Democrats and President Trump seem to be in agreement that America needs another trillion-dollar stimulus program to build infrastructure. It’s ironic that this rare agreement is also wrong. It ignores the lessons of the last trillion-dollar stimulus package at the beginning of the Obama administration: it didn’t work. If it had worked structurally, we wouldn’t still be looking at the same problems of decayed and inadequate infrastructure we have today. If it had worked economically, we would have had a much more robust recovery from the great recession.
Why didn’t it work to aim all that money at projects which desperately needed doing? I was Vermont stimulus czar, responsible for trying to make best use of the almost billion dollars of stimulus that came our way. Why isn’t Vermont infrastructure much better because of it? (there have been some improvements in telecom and electric metering because of stimulus dollars but minor compared to what could’ve been).
The problem isn’t lack of money for infrastructure; it’s a regulatory process which makes it take at least 20 years to a medium-sized project, whether that project is funded by the public or private sector.
I wrote the post below at the end of my stimulus career so you could take it as an excuse for not accomplishing more. But I think we need to learn these lessons from not very long ago to make America greatER.
Twenty years of major construction projects are bottled up in regulatory queues. If the time in queue were shortened to a maximum of two years, we'd have a flood of new construction AND much of the infrastructure we need to be competitive in the globalized years ahead. No subsidies from the deficit-ridden federal government are required. Conversely, tax revenue from those directly or indirectly employed on these projects and the economic value of the projects themselves will increase government revenue and help close the budget gap.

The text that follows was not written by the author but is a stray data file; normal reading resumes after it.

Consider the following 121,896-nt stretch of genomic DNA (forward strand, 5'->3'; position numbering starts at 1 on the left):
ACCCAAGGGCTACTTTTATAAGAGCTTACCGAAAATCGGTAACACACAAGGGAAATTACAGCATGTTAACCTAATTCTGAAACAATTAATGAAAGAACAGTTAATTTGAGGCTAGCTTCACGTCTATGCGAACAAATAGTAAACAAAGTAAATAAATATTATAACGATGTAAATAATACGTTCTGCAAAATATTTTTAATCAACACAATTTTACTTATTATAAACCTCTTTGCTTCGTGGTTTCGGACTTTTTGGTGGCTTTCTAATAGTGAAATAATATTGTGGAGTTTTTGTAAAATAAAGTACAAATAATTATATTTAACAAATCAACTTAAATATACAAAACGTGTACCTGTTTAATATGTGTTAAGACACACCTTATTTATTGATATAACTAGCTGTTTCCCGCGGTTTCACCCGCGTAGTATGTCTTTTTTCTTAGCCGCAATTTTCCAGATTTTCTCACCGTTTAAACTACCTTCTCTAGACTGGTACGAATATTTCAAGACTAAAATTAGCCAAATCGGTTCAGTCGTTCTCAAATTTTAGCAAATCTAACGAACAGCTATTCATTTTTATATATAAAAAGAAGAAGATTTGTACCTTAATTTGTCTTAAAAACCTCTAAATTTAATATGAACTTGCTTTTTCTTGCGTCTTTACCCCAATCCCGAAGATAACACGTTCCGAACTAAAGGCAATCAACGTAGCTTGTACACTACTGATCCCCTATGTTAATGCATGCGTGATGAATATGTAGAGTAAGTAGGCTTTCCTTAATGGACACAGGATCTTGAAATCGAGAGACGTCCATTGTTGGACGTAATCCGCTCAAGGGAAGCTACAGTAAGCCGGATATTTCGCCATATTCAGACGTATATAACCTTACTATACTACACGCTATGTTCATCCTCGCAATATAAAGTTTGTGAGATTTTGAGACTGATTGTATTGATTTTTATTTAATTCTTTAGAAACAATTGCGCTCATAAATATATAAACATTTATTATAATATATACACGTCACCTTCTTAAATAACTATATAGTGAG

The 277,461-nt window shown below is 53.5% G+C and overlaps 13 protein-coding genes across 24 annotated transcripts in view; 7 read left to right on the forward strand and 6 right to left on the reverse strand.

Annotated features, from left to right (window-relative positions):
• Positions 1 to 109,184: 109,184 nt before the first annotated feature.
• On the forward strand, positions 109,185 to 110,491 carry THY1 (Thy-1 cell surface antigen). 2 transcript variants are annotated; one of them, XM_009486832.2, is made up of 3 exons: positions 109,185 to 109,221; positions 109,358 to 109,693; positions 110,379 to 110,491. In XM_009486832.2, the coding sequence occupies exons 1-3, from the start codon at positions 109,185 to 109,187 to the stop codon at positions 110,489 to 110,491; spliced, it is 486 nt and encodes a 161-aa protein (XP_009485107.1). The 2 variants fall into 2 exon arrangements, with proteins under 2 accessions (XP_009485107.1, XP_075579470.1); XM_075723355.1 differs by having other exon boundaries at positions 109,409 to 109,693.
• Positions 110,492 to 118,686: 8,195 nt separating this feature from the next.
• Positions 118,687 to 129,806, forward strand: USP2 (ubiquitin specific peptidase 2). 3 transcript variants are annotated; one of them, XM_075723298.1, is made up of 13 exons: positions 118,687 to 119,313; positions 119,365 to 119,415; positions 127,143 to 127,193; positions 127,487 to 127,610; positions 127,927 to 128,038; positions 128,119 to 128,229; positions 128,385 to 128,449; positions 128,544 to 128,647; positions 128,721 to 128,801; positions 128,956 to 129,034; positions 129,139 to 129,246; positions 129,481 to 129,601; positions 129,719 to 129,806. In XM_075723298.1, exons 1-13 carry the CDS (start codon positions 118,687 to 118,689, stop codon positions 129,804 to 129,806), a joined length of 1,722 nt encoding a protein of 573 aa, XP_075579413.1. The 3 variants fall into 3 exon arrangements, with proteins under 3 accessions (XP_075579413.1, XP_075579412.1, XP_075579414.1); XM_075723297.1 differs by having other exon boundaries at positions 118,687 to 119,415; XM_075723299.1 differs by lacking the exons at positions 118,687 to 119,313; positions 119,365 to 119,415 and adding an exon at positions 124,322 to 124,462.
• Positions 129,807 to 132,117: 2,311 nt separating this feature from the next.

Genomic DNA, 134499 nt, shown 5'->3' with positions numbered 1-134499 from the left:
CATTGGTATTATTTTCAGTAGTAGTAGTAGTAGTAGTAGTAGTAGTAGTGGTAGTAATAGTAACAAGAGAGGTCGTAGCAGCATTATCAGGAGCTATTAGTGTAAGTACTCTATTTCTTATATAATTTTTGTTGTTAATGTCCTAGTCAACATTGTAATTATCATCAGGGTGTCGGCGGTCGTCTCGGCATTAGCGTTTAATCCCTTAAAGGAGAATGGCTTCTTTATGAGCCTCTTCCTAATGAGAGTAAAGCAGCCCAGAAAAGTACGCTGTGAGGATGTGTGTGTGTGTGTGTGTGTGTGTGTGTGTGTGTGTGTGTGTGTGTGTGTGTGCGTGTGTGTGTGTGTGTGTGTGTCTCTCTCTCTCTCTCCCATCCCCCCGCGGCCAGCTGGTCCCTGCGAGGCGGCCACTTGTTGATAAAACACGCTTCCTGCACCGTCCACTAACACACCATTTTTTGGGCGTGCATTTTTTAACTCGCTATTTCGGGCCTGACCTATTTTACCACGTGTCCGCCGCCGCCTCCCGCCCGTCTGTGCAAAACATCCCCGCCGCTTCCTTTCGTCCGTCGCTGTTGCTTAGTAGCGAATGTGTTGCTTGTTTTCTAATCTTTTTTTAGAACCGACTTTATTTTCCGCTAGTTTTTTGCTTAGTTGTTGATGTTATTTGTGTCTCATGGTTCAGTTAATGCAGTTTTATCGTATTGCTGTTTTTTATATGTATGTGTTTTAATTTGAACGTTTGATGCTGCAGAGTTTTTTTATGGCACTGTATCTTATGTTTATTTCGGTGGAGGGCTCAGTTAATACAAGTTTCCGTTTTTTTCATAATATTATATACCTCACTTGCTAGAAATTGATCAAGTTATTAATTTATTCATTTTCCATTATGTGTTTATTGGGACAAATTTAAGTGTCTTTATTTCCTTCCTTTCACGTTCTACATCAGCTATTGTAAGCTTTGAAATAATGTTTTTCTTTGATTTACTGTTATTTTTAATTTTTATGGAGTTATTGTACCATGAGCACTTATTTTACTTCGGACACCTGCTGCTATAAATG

The majority of these projects have private sector funding lined up. American corporations are sitting on piles of money, waiting for a chance to invest it for future profit. In the short term, they're not going to hire more people to make more things until demand picks up [now demand has improved]. But, planning for the long term, they will invest in infrastructure for their future growth IFF given the opportunity. How do I know? Because all over America there are pipeline, power grid, oil drilling, gas extraction, broadband, wireless, factory-building, shopping center, and even a few nuclear power plants projects queued up waiting almost endlessly – and, what is worse, unpredictably – for the permits they need to proceed and then the long slog through decades of appeals. [I didn’t know then, of course, that Keystone would be rejected; Dakota Access halted when almost complete; or the Vermont Gas Pipeline expensively delayed after it was approved.]
State and local governments have transportation projects queued up in the same way. Even with a flood of stimulus money, all we could do was permitless repaving; the big projects are stuck in regulatory hell. Nothing in America is shovel ready. The stimulus dollars allocated to broadband and smart metering are just beginning to be spent; these projects may still forfeit their federal funding because of the time required to get permits. Another stimulus bill – besides being unaffordable – would run into the same roadblocks. But, if projects can be accelerated out of queue, credit-worthy states will be able to build them. More significantly, the huge stash of private dollars waiting for opportunity will come into play.
We don't need another "regulatory review". Ask regulators to review their regulations and they'll write some new ones. We need to set a goal that every project gets to yes or no within two years of initial application and remake the regulatory processes at the federal, state, and local levels to assure that the goal is met. Even a fast “no” is better than a twenty-year “maybe”; it frees up money for other projects which may get approved.
We have to redo the laws which allow virtually anyone (anyone who has access to lawyers, anyway) to impose a delay of almost any duration on any project at virtually no cost to themselves but huge cost to the project. BTW, it not just "environmentalists" or people protecting the view from their backyards who delay projects; business is very adept at using regulatory delay to stymie would-be competitors. The law should require anyone who appeals a granted permit to post a bond equal to the cost of delay, such bond to be forfeit if the appeal fails. Note that this does not discourage participation in the initial regulatory process by those opposed to a project.
Faster regulation is better regulation. During a twenty-year approval process, the world changes. Yesterday's projects finally get approved for today's world. Project benefits are delayed; and stop-gap measures have to substitute for larger projects.
A shovel-ready America will be an awesome competitor in a globalized world. We will build the infrastructure we need to link our mines, forests, fields, dams, power plants, and factories – just as we have done at least before with canals, railroads, pipelines, and highways. We'll build 21st century information infrastructure. The projects are already in queue; the money is in hand; but we're not shovel ready.